“Whereas, when it’s just the veterans together, they’re telling their story with a brother in arms. When you can sit on the bus right behind them and hear them talking to each other, it’s different than when they’re talking to a student. They’re talking about the real stuff and they are, I think, a little bit more open to being emotional in front of each other.”
The Foundation still ensures that the stories are documented with Riedy’s photography and a news video crew. After this trip to Normandy and one later this year to the Battle of the Bulge site in Belgium, France and Luxembourg — the only major battlefield he hasn’t visited with the group — Riedy said he hopes to make a book of the veterans’ portraits and stories to keep their tales alive. On this 70th anniversary trip, the group will be sprinkling ashes, Riedy said, including those of Walker, who died in October at age 93.
What will happen when there are no more living World War II vets?
“Part of the reason we call it Greatest Generations Foundation is we do plan to move on to the next generation,” Riedy said. “I don’t know if Korea’s going to happen — that might be logistically too hard — but Vietnam will almost certainly be next. And that’s going to be a different thing, because people don’t feel the same about Vietnam as they did about World War II.”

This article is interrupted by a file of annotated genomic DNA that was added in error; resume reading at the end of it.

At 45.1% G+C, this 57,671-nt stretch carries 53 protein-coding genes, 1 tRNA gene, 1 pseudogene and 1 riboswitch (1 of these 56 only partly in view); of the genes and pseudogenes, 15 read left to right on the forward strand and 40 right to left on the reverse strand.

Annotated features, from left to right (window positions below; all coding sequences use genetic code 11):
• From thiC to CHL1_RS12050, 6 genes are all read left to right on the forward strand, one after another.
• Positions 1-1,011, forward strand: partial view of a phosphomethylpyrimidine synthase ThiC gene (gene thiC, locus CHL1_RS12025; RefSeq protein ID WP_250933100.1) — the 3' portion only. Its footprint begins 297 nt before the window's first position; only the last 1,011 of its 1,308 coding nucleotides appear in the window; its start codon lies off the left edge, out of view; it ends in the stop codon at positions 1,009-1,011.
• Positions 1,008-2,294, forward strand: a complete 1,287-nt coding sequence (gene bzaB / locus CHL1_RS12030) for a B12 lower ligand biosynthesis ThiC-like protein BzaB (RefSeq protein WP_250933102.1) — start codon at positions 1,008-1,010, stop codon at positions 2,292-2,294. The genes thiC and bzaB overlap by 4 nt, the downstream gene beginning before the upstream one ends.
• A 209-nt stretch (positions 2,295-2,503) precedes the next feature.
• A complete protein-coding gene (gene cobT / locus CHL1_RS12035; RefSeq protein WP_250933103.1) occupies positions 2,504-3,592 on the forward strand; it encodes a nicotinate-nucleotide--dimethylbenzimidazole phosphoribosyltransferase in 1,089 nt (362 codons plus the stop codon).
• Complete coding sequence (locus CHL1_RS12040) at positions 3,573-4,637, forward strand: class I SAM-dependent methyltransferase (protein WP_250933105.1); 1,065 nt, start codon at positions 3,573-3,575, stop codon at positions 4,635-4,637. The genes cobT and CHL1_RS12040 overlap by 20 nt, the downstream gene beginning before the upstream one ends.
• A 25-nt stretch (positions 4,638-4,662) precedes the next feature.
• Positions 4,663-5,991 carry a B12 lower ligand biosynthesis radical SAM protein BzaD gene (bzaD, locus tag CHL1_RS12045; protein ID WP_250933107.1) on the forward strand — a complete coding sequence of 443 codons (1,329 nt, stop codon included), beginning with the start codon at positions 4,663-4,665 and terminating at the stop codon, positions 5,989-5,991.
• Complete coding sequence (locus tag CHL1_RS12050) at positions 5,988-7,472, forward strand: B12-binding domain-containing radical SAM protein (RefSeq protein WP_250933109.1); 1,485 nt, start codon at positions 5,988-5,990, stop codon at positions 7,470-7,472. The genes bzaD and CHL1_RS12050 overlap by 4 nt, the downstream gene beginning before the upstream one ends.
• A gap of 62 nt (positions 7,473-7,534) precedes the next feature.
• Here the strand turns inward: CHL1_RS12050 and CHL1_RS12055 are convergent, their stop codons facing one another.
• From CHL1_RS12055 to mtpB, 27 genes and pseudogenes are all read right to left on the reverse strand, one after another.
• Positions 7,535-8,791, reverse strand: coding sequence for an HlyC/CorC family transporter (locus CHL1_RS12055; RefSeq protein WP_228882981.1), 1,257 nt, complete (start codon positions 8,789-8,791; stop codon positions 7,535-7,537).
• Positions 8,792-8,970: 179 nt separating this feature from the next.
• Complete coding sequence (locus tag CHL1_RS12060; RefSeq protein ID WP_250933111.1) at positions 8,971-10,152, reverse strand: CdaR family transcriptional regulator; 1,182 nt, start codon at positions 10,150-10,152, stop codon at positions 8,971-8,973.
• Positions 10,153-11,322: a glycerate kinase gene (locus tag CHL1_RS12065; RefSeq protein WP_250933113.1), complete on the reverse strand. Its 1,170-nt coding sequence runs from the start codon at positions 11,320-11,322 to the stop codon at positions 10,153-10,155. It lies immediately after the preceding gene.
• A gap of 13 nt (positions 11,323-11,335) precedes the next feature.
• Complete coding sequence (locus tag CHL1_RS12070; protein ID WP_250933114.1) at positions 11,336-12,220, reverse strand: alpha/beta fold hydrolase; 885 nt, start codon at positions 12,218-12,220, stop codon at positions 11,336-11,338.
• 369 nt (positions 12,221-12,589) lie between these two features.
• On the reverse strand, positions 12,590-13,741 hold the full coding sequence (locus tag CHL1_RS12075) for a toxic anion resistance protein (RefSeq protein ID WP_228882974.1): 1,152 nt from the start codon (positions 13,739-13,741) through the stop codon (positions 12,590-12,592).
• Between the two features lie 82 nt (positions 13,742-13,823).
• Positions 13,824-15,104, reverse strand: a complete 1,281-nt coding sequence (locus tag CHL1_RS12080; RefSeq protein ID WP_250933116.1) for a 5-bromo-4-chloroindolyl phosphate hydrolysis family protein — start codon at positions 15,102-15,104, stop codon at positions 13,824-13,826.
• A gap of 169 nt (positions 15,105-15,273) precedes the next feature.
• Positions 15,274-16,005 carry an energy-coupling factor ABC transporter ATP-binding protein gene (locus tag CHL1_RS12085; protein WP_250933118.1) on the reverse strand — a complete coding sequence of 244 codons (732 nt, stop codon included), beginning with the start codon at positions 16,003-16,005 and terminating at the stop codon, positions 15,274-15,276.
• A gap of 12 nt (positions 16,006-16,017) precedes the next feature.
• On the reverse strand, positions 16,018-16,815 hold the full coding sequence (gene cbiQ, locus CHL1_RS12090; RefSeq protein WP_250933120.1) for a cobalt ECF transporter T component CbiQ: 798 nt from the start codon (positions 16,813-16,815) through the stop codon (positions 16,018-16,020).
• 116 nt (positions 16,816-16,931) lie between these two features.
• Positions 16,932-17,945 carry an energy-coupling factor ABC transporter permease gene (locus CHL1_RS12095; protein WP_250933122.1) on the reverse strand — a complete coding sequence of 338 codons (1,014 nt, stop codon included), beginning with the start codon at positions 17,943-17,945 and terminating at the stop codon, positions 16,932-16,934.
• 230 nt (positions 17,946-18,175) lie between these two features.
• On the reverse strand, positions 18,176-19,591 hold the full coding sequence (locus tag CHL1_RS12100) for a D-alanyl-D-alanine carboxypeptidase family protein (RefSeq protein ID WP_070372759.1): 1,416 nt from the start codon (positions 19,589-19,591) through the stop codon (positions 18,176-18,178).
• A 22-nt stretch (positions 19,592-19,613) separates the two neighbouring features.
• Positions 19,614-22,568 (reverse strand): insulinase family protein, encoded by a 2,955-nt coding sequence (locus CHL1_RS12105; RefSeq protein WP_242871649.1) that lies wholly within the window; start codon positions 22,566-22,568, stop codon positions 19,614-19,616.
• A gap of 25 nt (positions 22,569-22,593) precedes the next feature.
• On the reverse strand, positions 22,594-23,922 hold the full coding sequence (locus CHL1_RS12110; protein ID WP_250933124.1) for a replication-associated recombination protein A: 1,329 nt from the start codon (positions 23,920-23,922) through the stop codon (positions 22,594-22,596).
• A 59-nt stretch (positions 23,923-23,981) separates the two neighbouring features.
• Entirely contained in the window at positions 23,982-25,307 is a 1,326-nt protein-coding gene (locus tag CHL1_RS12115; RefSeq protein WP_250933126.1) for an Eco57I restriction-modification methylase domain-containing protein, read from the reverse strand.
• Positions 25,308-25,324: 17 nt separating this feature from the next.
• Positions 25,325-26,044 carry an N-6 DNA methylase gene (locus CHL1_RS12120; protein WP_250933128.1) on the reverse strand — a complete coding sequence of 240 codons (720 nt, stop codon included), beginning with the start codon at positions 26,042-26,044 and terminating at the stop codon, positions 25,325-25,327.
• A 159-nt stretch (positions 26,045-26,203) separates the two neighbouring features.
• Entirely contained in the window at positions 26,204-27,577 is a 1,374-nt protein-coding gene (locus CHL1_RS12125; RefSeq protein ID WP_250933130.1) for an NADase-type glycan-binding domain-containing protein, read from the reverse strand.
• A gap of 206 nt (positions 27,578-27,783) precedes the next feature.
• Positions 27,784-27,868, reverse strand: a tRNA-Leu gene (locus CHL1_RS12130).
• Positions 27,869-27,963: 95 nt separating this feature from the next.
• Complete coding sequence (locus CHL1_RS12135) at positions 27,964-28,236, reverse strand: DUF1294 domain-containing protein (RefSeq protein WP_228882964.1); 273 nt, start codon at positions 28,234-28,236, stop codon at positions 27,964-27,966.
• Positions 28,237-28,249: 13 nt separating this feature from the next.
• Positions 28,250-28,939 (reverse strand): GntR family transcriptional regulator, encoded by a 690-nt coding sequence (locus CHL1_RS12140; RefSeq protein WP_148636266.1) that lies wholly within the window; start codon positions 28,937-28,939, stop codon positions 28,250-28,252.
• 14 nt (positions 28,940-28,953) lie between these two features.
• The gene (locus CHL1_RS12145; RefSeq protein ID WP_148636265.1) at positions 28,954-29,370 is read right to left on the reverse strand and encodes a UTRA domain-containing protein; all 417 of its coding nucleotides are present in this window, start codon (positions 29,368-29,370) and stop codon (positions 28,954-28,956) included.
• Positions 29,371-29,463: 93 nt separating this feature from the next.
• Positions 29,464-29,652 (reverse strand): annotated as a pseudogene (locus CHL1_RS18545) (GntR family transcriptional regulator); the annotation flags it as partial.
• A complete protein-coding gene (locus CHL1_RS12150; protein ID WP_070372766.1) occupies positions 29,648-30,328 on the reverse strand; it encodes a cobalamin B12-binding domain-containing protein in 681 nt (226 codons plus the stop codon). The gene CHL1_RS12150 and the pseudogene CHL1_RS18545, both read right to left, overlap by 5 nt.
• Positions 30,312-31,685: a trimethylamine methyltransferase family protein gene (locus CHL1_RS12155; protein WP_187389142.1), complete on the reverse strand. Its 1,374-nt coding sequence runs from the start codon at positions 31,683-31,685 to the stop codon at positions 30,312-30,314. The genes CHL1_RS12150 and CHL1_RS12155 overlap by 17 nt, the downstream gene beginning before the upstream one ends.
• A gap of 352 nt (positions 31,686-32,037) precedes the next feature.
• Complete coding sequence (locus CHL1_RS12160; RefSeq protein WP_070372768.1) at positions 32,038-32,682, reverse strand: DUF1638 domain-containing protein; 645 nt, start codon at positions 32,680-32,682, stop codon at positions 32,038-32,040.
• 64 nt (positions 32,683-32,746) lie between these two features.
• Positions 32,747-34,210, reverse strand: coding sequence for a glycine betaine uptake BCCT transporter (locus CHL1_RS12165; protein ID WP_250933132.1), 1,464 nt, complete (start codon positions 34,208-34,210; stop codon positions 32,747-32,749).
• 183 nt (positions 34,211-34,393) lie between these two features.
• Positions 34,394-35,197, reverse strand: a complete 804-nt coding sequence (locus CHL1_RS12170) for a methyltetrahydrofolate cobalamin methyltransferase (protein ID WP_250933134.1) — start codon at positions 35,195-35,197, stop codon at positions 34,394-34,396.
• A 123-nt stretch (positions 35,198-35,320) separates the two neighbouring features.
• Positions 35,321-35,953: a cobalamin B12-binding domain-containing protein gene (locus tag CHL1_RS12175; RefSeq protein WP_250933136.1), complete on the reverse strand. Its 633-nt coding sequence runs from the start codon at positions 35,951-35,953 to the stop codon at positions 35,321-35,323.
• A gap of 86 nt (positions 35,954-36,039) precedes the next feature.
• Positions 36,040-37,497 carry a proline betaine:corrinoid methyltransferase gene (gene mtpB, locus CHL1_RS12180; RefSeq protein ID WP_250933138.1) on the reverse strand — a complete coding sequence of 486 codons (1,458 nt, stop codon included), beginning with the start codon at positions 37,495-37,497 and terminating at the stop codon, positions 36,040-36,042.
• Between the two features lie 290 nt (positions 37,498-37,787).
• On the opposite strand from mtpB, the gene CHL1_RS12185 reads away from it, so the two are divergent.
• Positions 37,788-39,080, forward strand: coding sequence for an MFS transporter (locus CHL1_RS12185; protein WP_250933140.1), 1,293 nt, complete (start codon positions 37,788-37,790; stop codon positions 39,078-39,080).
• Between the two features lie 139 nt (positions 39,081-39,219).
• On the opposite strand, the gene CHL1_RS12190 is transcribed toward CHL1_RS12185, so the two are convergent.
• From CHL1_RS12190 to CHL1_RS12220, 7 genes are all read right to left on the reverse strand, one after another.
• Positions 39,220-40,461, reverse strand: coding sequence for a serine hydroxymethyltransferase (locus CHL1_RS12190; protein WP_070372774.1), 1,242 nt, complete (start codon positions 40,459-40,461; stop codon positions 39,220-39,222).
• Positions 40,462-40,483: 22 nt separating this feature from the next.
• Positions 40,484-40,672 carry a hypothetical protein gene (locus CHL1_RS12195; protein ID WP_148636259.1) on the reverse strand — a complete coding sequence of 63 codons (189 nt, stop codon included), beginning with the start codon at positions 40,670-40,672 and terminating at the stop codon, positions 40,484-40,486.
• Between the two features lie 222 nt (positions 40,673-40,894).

Aside from the deep connection that Riedy has developed with the veterans over the years, he said he enjoys discovering the similarities and differences between photographing these trips and his John Riedy Photography mainstays of portraits and weddings.
“In a portrait, you're trying to find a personal connection to the subject and use that to reveal who they are in the photograph,” he said. “With the vets, it's different. I realized that my best portraits of the veterans are not ones where I'm connecting with them, but rather when they are allowed to connect with their location. That’s what takes them back 70 years, and then my job is to reveal that connection, not my connection to them. “
He does have to be cautious to not overstep bounds, however, just as at weddings.
“One of the things that’s hard on these trips is knowing when to keep shooting and when to step back and let them have their moment, because there are some really emotional moments. … But the same thing is true for weddings too, so it’s one of the skills that’s translating from shooting weddings to this.”
Riedy, son of Mark Riedy, executive director of the Burnham-Moores Center for Real Estate at the University of San Diego, started in the industry as a camera and Steadicam operator for TV shows, movies and commercials in Los Angeles, before he and his wife, a voice-over actress who’s announced the Emmys and Grammys, decided to move to San Diego to be closer to family and most of his photography clients.
Riedy has done the photography work for The Greatest Generations Foundation trips pro bono, and said it’s absolutely been worth it.
“The second I got over there with those guys, I knew this was a special thing, a special opportunity I had that very few photographers would ever have,” he said. “And every program I did I just got more and more connected to these men, and felt more dedicated to telling their story and making sure that we remember.”